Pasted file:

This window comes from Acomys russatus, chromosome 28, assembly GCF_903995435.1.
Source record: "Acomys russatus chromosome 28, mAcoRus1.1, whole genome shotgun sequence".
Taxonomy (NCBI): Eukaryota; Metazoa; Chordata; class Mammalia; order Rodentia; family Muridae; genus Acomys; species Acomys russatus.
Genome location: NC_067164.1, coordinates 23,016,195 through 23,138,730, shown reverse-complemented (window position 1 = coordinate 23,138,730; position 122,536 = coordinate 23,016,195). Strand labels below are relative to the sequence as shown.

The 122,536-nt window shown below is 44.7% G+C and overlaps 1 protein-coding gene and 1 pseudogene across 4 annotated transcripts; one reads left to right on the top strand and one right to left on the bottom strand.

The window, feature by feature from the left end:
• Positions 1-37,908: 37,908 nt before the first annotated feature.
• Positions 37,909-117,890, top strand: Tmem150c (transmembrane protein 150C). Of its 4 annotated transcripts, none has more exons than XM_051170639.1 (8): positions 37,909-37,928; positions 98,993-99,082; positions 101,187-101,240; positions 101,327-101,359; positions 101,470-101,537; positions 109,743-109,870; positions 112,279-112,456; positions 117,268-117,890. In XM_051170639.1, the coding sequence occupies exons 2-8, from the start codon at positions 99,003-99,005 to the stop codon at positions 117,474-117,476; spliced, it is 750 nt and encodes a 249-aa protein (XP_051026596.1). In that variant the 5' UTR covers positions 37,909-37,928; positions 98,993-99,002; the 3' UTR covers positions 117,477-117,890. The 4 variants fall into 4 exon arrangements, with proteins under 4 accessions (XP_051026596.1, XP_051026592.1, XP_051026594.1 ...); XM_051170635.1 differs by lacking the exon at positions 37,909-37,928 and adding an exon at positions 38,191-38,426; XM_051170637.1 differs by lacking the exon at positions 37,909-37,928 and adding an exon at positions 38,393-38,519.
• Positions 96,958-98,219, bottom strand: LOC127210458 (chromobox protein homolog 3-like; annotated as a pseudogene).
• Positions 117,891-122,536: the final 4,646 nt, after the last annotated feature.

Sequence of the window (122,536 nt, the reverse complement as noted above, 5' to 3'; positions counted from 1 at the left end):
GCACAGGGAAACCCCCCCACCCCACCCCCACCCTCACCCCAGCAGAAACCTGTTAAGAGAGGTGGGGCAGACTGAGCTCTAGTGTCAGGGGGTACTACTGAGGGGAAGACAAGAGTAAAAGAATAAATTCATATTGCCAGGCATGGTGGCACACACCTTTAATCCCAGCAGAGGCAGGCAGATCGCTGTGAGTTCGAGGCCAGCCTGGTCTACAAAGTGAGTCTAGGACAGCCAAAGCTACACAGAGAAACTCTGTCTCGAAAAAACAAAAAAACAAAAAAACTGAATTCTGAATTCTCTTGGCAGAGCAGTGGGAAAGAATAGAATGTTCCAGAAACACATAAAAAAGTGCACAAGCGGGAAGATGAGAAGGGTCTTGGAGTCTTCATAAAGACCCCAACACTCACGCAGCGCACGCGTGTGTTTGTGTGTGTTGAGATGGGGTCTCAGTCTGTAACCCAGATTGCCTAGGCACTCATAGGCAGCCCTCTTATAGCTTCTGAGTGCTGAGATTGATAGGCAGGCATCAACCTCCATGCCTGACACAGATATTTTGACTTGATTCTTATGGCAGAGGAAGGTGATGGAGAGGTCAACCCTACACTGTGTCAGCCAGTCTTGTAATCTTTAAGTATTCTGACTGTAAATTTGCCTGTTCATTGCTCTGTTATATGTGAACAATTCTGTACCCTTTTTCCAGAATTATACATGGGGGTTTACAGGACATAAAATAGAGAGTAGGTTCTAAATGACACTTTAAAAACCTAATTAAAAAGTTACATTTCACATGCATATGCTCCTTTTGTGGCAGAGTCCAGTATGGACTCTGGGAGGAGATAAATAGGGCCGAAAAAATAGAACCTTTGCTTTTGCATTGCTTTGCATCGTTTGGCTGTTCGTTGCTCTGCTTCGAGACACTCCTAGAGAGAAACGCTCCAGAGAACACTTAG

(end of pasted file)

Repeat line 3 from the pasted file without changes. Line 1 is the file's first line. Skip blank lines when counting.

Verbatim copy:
Taxonomy (NCBI): Eukaryota; Metazoa; Chordata; class Mammalia; order Rodentia; family Muridae; genus Acomys; species Acomys russatus.